Results of a mostly annual survey conducted by the commissary system has shown that shoppers annually save about 30 percent by shopping at the commissary instead of civilian stores. And now a new, long-awaited study says what many patrons have long suspected -- that 30 percent is not actually accurate.
Instead, they say, the savings is between 16 and 21 percent, depending on where you are shopping. At the lowest-priced near-by competitor they sampled, the savings averaged 16 percent. At the second-lowest, it averaged 21 percent. The lowest priced store, the report says, was most often Walmart.
The devil of the "30 percent" finding was always in the details. That survey compared several hundred identical items at both stores over a 26 week period. Pace salsa at the commissary, for example, was compared to Pace salsa at every store within a certain radius. Only items with UPC symbols were compared, so fresh meat packaged in store, for example, was left out. Generic and store-brands were also excluded because they didn't match what was at the commissary. A 30 percent average annual savings finding was the result.
The new study, conducted by the Boston Consulting Group on behalf of the Defense Department, did their survey differently. They visited 51 commissaries and their surrounding areas in March and April of this year. There they compared identical items as well as generic store brands to the "value" items at the commissary. They also included applicable taxes.
So what, specifically, did they find? Here are a few details:
- How much you save depends on where you live. That's kind of obvious, but it's good to note anyway. Shoppers at Fort Myer, Virginia, which is in the high cost of living D.C. region, saved between 20 and 25 percent by shopping at the commissary. Those at Fort Hood, Texas saved more like 10 to 15 percent.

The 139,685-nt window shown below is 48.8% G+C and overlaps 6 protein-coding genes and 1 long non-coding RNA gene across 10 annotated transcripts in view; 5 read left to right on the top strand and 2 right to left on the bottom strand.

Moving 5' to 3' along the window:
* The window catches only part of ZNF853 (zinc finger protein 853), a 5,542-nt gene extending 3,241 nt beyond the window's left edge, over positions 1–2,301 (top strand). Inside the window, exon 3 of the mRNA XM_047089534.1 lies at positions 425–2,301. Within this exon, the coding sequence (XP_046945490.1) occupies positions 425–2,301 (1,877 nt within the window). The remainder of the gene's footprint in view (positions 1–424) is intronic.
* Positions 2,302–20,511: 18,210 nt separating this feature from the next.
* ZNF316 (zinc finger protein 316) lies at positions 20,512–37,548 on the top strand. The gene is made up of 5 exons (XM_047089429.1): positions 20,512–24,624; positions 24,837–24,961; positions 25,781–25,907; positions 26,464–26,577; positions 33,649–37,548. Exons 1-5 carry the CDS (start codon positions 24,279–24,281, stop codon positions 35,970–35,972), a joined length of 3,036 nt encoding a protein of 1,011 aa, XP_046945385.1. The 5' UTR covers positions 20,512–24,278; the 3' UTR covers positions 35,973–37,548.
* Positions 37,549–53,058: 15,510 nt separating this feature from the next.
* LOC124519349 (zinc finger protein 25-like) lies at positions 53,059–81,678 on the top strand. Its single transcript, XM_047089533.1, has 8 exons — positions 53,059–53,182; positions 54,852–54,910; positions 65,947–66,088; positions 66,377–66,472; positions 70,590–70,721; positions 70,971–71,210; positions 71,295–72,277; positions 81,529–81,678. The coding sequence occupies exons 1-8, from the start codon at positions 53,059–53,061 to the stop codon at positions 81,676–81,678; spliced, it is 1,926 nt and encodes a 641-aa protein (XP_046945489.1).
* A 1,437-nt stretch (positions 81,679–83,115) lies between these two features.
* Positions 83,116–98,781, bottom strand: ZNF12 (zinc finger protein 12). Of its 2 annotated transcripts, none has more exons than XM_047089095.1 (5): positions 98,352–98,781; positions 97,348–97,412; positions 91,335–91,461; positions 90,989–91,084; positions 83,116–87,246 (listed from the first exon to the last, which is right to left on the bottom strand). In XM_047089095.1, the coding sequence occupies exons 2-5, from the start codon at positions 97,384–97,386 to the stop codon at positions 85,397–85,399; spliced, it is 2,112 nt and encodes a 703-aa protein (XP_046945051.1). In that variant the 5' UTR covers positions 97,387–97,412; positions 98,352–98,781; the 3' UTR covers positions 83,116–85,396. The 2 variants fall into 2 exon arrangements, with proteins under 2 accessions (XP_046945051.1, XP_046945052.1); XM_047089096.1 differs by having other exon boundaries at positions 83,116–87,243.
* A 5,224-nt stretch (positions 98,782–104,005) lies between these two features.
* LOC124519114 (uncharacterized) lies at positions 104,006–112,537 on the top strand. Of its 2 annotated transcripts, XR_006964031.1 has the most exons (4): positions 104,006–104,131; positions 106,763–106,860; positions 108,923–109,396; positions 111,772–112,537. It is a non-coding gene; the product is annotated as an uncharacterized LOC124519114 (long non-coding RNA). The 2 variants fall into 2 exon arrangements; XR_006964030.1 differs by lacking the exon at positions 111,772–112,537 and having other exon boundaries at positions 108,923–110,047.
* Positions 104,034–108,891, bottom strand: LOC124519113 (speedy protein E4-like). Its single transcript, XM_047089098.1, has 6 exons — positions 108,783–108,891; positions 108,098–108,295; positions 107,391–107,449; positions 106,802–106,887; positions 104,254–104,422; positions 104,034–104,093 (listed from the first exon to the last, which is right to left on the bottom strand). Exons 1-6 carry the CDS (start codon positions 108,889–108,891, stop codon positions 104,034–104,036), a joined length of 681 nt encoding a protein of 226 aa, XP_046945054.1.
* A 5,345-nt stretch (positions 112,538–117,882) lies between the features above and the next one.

- How much you save depends on what you're buying. Meat savings actually do approach that 30 percent mark -- if you buy meat at the commissary instead of the cheapest place in town, you are averaging a savings of about 29 percent. But it's all down hill from there. Dairy, the report says, is an average of 24 percent cheaper, frozen goods are 22 percent less, produce is 20 percent less, non-food items are 12 percent less, beverages are 8 percent less and general grocery items like mac and cheese (a category in which civilian stores carry the bulk of their generic brand) is only a 6 percent savings.
(Want one takeaway from that? Buy your meat at the commissary.)
Here's the thing you're probably not going to like: all of this savings data was used by the study's authors to fuel a much bigger recommendation. Instead of parading around the 30 percent number, they said, the commissary should embrace the 16 to 21 percent savings information ....
... And lawmakers should allow the commissary to raise or (in a few cases, like meat) lower their prices to reflect that average window of savings in every market by setting prices by region.
That means those of you shopping at Fort Meyer would probably see across the board price increases as costs go up to only be 16 to 21 percent less than those at the cheapest nearby civilian store. And shoppers at Fort Hood might actually see price decreases.
That proposal has a long way to go before actually being any kind of law or rule that we see happen. So for now you can just add it to the long parade of proposed ideas for changing the commissary system.
Want to know what else the report recommended? Go here to read the news story.
Photo courtesy U.S. Air Force.